How Waterloo Region Attracts More than Just Tech Firms

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tannery building kitchener ontario
The Tannery Building is a historic reclaimed factory building in downtown Kitchener which is now home to several expanding tech companies and organizations.

Waterloo Region is often thought of as a technology centre but diversification is one of the region’s greatest assets. Its economy runs deep into automotive, advanced manufacturing, financial and professional services, food processing and logistics and distributing.

Demand for industrial real estate is extremely strong, says Peter Whatmore, executive managing director for CRBE, southwestern Ontario.

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“You can sell or lease whatever you get your hands on if it’s a good product.”

He expects strong construction activity throughout 2018.

Institutional and large corporate investors are moving into Waterloo in a “natural migration out of the GTA,” said Ted Davis, managing director and broker of record with Avison Young, southwestern Ontario.

“From a capital market investor standpoint, GTA prices are so high and returns are so low, that investors can’t find deals. So they are looking to what was once considered tertiary markets and chasing returns into Waterloo.”

When commercial investors talked about “west of Toronto,” they used to mean Mississauga, Brampton and then Milton. Now it’s Waterloo Region.

“Some GTA companies have little choice but to look at moving west,” echoed Whatmore. “GTA prices are becoming restrictive.Waterloo is two to four less expensive but still has the diversified employment base.”

Investors and tenants from the GTA are joining the strong growth of home-grown companies and a surging contingent of talent seeking affordability and quality of life.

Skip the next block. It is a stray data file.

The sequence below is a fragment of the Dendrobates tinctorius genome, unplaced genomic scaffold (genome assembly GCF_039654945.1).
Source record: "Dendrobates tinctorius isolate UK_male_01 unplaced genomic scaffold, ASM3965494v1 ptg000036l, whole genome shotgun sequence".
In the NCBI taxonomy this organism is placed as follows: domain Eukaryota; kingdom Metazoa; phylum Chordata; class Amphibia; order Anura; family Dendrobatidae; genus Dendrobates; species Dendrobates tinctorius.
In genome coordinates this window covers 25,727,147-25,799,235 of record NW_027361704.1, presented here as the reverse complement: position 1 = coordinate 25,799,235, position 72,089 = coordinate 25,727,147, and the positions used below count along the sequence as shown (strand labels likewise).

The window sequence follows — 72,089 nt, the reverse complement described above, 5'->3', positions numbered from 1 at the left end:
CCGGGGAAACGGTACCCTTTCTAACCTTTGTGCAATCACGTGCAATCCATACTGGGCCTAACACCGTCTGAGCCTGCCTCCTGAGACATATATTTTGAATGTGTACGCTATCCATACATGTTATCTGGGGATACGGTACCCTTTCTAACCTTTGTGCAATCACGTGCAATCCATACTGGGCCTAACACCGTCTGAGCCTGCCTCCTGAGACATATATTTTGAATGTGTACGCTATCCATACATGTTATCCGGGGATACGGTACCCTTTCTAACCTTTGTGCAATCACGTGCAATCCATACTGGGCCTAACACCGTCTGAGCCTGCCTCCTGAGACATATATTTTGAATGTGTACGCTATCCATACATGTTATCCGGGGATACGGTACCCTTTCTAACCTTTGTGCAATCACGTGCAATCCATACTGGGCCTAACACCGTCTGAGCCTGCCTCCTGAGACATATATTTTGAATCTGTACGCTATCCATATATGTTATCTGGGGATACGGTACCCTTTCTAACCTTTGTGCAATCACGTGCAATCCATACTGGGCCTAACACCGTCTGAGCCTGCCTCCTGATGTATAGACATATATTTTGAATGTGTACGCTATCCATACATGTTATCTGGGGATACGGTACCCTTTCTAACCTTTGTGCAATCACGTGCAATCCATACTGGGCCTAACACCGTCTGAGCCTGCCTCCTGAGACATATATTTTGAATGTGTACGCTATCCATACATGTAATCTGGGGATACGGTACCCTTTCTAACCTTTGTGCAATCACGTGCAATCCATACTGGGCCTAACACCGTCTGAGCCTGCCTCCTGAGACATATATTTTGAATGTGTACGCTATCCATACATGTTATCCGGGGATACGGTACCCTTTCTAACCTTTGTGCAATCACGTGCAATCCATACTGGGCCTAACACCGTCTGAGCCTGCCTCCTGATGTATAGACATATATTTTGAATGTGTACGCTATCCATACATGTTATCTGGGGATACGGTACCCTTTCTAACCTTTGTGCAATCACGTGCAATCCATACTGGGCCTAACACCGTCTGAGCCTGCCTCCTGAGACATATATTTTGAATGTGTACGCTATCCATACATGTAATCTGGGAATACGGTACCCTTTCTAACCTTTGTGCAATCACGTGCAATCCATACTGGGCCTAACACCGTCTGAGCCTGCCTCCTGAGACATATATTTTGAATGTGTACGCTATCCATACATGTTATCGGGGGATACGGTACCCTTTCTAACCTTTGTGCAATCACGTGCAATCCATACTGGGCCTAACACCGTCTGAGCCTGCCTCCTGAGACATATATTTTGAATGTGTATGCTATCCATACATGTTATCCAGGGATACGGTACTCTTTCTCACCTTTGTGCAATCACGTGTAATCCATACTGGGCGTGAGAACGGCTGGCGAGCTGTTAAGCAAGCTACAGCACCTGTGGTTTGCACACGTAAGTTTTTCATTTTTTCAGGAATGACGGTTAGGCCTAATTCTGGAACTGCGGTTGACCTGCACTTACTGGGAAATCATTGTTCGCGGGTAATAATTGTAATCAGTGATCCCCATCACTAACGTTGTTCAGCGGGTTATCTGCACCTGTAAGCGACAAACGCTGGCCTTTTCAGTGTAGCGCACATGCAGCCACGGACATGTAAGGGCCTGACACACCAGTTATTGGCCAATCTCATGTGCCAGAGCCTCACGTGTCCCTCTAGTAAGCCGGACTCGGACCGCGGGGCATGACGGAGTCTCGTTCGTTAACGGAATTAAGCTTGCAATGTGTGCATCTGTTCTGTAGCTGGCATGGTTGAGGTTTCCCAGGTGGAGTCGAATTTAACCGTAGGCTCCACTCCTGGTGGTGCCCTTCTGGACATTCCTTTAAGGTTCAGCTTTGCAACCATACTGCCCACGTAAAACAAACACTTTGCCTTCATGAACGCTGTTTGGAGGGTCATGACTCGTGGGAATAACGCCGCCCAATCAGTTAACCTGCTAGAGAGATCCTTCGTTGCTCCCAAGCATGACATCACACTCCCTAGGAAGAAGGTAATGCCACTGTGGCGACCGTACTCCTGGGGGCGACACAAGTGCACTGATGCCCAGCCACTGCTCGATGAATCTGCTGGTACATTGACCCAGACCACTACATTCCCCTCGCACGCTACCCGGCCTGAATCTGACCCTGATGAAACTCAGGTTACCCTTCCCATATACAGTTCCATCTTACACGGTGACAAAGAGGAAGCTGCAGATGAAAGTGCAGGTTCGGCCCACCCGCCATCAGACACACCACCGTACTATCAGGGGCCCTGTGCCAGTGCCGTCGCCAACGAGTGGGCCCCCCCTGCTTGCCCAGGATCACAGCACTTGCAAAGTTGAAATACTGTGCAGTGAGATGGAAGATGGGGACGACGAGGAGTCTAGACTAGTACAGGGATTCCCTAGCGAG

A huge advantage of the region is that the critical infrastructure to attract commercial investment – strong and connected transportation links, public transit service, a deep and skilled labour pool, educational partners, urban and cultural amenities – is already firmly established.

There is also a deep network of supports to foster and grow start-ups, retain talent and commercialize local research, says Davis.

“From start to finish, the foundation is there in Waterloo to grow companies.”

While office vacancy rates remain high in Waterloo, about 17.5 per cent in the fourth quarter of 2017, according to CBRE data, office lease transaction volume reached its highest level in over five years in Q4 2017 and significant new development signals pent-up demand for quality office space, says Whatmore.

A downtown Kitchener tower by Perimeter Development Corp. will cater to an elite professional services tenant and is the largest in Waterloo Region in two decades.

“It’s very exciting and it will attract attention across the industry. We are anticipating some additional announcements this year.”

Read the full Perspective Waterloo feature here.